How Healthy Is Your Organization’s Employee Engagement?

by Dec 8, 2015Employee Engagement Training

How long has it been since you took the vital signs of your employees’ engagement in the organization? In our two decades of experience in this field, it still surprises us how often executives and their employees have polar-opposite feelings on the subject of engagement.

Executives generally believe that they have addressed the issue of engagement effectively. They refer to their monthly company meetings, their Friday pizza lunches, and their standard turnover rate. Management often thinks this is creating an adequate level of employee satisfaction and will go to any length to defend their ability to engage their employees.

But then you talk to the employees. Based upon surveying over 500,000 employees per year, too many:

  • Are open to or expect to be working elsewhere within the next year.
  • Believe their personal values are not fully congruent with the espoused or practiced corporate values.
  • Don’t highly respect their boss.
  • Don’t feel their boss fully respects or values them.
  • Are unsure if the leaders are setting the right course in the right way.
  • Question if the leaders of the organization value people as their most important resource.
  • Don’t see how and where they can grow in their careers.
  • Don’t find their job interesting or challenging enough.

Talk about a disconnect! If any of this sounds familiar, there is a clear need to re-evaluate and find out exactly the state of employee engagement at your organization. A comprehensive survey is certainly in order…then some quality employee engagement training so you don’t continue to make the same mistakes that got you in this mess in the first place.

You will discover what really matters to your employees. It’s not the large meetings, nor the pizzas per se, but what they stand for. Employees want to be appreciated and challenged. They want to feel as though they contribute meaningfully to the company. They want to believe in their future and in the future of the organization.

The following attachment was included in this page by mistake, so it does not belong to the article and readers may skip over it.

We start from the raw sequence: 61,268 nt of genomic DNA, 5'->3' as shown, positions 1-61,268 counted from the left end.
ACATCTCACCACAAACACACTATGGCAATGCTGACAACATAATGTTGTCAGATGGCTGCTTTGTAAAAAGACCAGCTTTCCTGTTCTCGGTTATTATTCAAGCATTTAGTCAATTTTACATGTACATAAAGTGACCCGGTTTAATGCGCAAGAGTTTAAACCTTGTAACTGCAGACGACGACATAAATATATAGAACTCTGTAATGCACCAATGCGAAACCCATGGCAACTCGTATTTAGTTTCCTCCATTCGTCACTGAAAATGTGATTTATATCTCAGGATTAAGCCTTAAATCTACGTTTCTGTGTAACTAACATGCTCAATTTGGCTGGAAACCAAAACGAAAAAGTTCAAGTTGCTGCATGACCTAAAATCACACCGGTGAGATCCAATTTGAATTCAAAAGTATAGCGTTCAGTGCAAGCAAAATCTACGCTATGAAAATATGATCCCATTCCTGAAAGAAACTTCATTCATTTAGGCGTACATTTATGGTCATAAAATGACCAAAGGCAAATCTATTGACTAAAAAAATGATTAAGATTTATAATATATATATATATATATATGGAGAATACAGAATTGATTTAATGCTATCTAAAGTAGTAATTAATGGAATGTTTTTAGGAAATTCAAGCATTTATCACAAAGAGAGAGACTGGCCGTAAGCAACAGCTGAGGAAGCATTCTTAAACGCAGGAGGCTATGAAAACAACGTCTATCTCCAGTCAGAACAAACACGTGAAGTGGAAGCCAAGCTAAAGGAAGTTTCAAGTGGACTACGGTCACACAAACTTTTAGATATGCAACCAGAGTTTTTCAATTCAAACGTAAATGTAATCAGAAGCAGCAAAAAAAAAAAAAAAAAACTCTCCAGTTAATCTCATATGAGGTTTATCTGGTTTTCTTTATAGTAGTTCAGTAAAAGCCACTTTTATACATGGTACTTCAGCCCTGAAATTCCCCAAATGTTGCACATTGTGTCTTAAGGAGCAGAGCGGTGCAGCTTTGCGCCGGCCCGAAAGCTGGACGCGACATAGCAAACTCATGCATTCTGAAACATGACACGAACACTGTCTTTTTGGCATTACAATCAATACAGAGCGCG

Here are the ways you can stem the outflow of your top talent and re-engage the employees you want to keep:

  • Show that you care
    Be sure your managers get to know their team members on an individual basis so that they understand the interests and passions of each one, both personally and professionally. Highly engaged employees find their job interesting and challenging, are able to play to their strengths, enjoy doing their work and believe that their job is in alignment with their career goals.
  • Listen to them
    Your employees can be the best source of ideas on how to improve the organization. They are at the ground level of operations and can see what no others see. Give them a voice on how to make things better and then act upon those suggestions that make sense. Highly engaged employees believe that leadership has communicated a motivating vision of the future, have enough information and resources to do their job well and know that the company listens to and takes employee ideas seriously.
  • Appreciate them
    Let them know often how much you value their contributions. And when they make extraordinary efforts, make sure you reward them appropriately. It may be a simple pat on the back or a more public thank you in a company-wide meeting. Or, of course, you can get more creative and generous with a morning off or a special bonus weekend away. Highly engaged employees feel they are paid fairly for the value they bring, believe that the leaders are committed to making it a great place to work, and see meaningful investments to make them more successful.
  • Challenge them
    The best workers, especially your top talent, like to be challenged. The same work day after day holds no long-term interest. Give them a chance to test themselves and to stretch in new and different ways. Highly engaged employees have a chance to learn and grow, feel empowered to make decisions that impact their work, are encouraged to find new ways of solving problems and have the freedom to improve products, processes, and services.
  • Develop them
    Be sure you provide the support and development they need to grow in their jobs. Help them define a path ahead so they know just what opportunities are available to them in the future. Highly engaged employees have been properly trained to do their own job, are cross-trained to do other jobs, and have consistent opportunities to learn new skills that will help them succeed.
  • Trust them
    Just as you want them to trust you as you follow through on your commitments, trust your employees to do the same. Set the example and then hold them accountable. This is how to build mutual respect among team members and increase their engagement overall. Highly engaged employees believe their leaders are honest and trustworthy, trust the leaders to lead the company to future success, feel loyal to their immediate team, can depend on members of their team, and have close and trusting relationships with one or more coworkers.

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